When Edgerton residents donated and built the Bank of Knowledge, a library,
participants who gave nearly $200,000 to the effort to put a library in the community thought generations would be able to enjoy it.
However, a proposal before the Johnson County Library board could shutter the 11-year-old Edgerton Bank of Knowledge.
Board members will discuss possible ways to cut the countywide library system’s budget at a board meeting at 4 p.m. on Feb. 9 at the Central Johnson County Resource Library.
The Edgerton library celebrated its tenth anniversary in 2010. Prior to its construction in 2000, the literary mainstay and social epicenter of the community was but a dream for Edgerton citizens, who donated their time and efforts to see that their community had a library.
Local library services disbanded in Edgerton in the 1970s, though residents continued to pay county taxes for the service. Residents started a letter writing campaign in the mid-1980s with the hopes of resurrecting library services. In response, the county offered Edgerton two small rolling book carts that were placed in city hall, where residents could check out the books on the honor system.
Another outcry in the mid-1990s sparked a county proposal to offer Edgerton citizens a “virtual library,” where no books would reside. Instead, it would house a computer in which residents could request books and wait for them to be delivered.
Edgerton residents decided that wasn’t enough. It was an offer the Edgerton City Council rejected.
Former Edgerton council member Mike Schmidt sold the bank building to the community for $1 in 1997, and community officials set to work fundraising to secure the estimated $250,000 necessary to renovate the bank, which was originally built in 1906.
A community block development grant, a donation from the library board itself and more than $50,000 in local fundraising kicked off the project.
The elementary school and area civic groups organized fundraisers – everything from garage sales to raffles to bake sales – in order to raise money for the library.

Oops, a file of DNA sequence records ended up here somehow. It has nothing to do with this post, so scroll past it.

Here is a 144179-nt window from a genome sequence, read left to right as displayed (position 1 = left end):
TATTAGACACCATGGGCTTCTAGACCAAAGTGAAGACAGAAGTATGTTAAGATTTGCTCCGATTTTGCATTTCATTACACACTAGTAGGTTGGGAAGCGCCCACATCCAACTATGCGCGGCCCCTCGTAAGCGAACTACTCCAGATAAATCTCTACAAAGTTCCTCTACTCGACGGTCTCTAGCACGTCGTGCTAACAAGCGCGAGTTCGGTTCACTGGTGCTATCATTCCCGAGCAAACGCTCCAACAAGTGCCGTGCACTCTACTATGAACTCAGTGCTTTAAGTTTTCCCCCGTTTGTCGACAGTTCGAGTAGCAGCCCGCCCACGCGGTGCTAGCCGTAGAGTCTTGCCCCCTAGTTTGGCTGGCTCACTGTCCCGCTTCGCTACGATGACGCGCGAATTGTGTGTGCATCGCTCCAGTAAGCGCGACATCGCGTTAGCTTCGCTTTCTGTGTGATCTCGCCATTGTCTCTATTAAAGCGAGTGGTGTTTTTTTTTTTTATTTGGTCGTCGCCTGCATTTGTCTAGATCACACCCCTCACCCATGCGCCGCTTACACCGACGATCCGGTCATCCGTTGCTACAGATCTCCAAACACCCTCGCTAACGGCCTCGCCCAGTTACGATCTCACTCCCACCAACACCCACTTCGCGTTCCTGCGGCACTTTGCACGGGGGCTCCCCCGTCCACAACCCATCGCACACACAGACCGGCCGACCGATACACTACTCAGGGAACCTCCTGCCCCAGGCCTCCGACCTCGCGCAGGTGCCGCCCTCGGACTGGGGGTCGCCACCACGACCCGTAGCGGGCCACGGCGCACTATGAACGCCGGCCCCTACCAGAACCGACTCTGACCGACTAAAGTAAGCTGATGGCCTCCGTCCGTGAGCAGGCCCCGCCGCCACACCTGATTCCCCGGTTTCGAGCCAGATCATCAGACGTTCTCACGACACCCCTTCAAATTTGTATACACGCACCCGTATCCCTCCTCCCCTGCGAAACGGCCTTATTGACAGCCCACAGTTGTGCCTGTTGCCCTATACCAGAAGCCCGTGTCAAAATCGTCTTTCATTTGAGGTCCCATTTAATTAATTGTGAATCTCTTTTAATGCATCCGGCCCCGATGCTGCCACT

By 1999, community members were pitching in personally to help with renovations. Local children and city officials worked together to remove debris from the old building. Inmates from Lansing Correctional Facility helped renovate the interior and exterior.
Former city clerk, Rita Moore, recalled the efforts of Edgerton’s “can-do” community when the library celebrated its 10 year anniversary in 2010.
“It was the community project for our city,” Moore said. “Everybody came together. You saw volunteers and contributors from everywhere. It was awesome. It was exactly what the community needed.”
Organizers hit another stumbling block as the project neared completion. The county commission sliced the library’s budget.
After a deluge of voices flooded county commission chambers, the commission opted to fully fund the Edgerton project in 2000, the year the Bank of Knowledge was set to open.
When the finishes touches were put on the Bank of Knowledge, including an arch dedicated to Ali Richards, a 10 year old volunteer who died from a brain anyeurism before the project was completed, community members had raised almost $200,000 towards the effort to bring a library to Edgerton.
When it opened in July 2000, then-Edgerton Mayor Frances Cross said the investment the community made would last for generations.
“We have benefited from the amazing generosity of people who have asked to remain anonymous and from the good heartedness of people who may not be considered wealthy by Johnson County standards, but who we consider to be rich in spirit.”
— Corbin H. Crable contributed to this story